Lily mine enters business rescue, Solidarity reacts to move

7th April 2016 By: Creamer Media Reporter

Lily mine enters business rescue, Solidarity reacts to move

JOHANNESBURG ( – Gold miner Vantage Goldfields, which operates the Mpumalanga-based Lily mine where three miners have been trapped underground since February 4, has announced that its subsidiary MIMCO, which owns the mine, officially entered business rescue on Thursday.

In a statement released on Thursday, the company stated that since suffering “a tragic force majeure event two months ago” Lily mine had ceased all mining operations.

“Our major focus has been, and continues to be, the recovery of the missing employees and to reopen the mine so that normal operations can be resumed. We have a clear plan to achieve this, which we intend to implement and which has been communicated many times before,” stated Vantage Goldfields.

The company noted that the mine had no means of generating income and despite “considerable efforts” to raise the necessary finance to resuscitate MIMCO, this exercise had had its constraints and required more time.

“A mechanism exists in law for distressed companies such as MIMCO to avoid job losses, to access capital and to restructure the business so that it can resume normal operations. The directors of MIMCO have used this mechanism to place MIMCO into business rescue with immediate effect,” said Vantage Goldfields.

However, the company noted that Vantage Goldfields itself and its other subsidiaries, including Barbrook, continued to operate as normal.

“It should be noted that this decision is not as a result of mismanagement or market conditions. This step was necessary because of a most unpredictable and tragic event.

“The business rescue process will give the company time and protection to raise the necessary funds to resume operations. Lily mine has considerable ore reserves for many years to come and has a robust operating margin at current gold prices,” Vantage Goldfields highlighted.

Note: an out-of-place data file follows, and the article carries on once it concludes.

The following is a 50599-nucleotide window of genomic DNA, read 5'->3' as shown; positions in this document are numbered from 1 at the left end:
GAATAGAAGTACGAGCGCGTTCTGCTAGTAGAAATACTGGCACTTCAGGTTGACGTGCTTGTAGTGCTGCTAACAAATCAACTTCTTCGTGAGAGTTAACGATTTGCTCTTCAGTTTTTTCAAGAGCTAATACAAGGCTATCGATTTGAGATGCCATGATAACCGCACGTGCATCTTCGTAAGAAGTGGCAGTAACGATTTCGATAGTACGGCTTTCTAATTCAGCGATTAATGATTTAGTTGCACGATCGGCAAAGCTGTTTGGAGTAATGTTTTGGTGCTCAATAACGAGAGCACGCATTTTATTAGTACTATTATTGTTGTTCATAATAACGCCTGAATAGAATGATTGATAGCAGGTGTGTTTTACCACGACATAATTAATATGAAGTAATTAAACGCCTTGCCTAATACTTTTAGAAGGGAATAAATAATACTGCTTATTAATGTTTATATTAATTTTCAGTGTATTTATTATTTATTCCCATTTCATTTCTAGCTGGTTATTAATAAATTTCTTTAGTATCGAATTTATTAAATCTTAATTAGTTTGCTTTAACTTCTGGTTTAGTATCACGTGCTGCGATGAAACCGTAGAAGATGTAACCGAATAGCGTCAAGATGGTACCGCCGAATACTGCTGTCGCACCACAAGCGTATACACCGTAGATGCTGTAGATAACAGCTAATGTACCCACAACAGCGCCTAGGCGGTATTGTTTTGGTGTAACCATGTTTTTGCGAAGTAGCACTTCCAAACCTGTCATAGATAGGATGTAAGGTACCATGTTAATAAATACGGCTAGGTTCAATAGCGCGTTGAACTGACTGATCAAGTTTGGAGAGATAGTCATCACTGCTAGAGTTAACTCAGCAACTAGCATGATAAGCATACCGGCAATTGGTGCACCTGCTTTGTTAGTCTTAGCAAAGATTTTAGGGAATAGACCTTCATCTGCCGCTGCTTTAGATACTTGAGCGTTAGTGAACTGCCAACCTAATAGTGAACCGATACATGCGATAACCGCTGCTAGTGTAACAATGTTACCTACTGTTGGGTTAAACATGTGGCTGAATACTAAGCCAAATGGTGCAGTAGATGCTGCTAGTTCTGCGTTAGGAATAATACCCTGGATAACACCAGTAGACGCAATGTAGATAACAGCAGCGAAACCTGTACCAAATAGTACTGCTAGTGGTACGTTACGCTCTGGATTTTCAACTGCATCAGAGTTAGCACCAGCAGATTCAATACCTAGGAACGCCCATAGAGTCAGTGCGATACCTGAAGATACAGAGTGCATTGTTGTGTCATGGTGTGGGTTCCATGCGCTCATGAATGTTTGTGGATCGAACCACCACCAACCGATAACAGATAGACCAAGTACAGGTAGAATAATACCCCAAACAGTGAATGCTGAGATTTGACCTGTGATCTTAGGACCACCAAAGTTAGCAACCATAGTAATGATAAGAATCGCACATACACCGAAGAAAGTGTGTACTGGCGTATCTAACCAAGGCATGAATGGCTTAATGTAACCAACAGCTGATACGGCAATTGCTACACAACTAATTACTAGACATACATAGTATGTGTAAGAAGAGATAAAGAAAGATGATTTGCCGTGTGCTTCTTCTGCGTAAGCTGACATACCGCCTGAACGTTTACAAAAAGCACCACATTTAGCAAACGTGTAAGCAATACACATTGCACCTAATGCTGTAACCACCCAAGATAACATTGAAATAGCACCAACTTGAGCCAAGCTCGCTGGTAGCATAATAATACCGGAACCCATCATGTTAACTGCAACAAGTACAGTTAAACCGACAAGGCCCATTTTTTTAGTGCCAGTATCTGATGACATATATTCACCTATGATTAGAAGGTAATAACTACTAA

Meanwhile, trade union Solidarity general secretary Gideon du Plessis told Mining Weekly Online that several Solidarity members at the Lily mine had contacted him about the issue of the mine entering business rescue.

Du Plessis stated that business rescue was the only option left for the mine and its employees, as production had been suspended since the ground collapse in February, and the mine probably would, therefore, not be operational again in the near future.
“Although an application for business rescue is often merely a forerunner of a liquidation process, it still holds several benefits for the company and its employees. In addition, business rescue protects the company from creditors and it may help to ensure that the employees’ conditions of employment remain unchanged unless it is renegotiated with the unions involved,” said Du Plessis.
He added that, owing to the business rescue application, all trade unions would immediately be considered “interested parties” in the process.

“[This] gives Solidarity direct access to our members – a right which the company has denied our members to date,” said Du Plessis.
He noted that Solidarity’s main priority was to protect its members’ jobs. “Therefore, we shall also present the principles of the Department of Labour’s retrenchment training scheme as a possibility to the business practitioner in order to protect jobs. In terms of that, employees with transferable skills will also be empowered until the mine hopefully can resume full production again,” he said.
Du Plessis criticised the mine’s management for not informing the trade union of the business rescue application prior to filing. “Management previously undertook not to initiate any process that would affect workers’ job security before informing Solidarity. Management already applied for business rescue on April 4 without informing Solidarity,” he said.
In terms of the business rescue process, the powers of the directors and management were restricted and, for the time being, the business rescue practitioner would take responsibility for the management of the company.
“Once the business rescue practitioner has been appointed, Solidarity will seek to establish a constructive relationship with the practitioner in order to initiate a joint attempt to make the mine sustainable again and to protect jobs,” said Du Plessis.
Solidarity said it would liaise with the Department of Mineral Resources to advance the investigation into the reason for the mine disaster so that the trade union could disclose the information regarding the cause of the mine’s collapse as soon as possible.
“Currently, several employees are being victimised, accused of being whistle-blowers, and threatened. Whistle-blowers are protected by law and the company must immediately cease its witch-hunt and victimisation, or Solidarity will be forced to take appropriate legal action against individuals in the company,” said Du Plessis.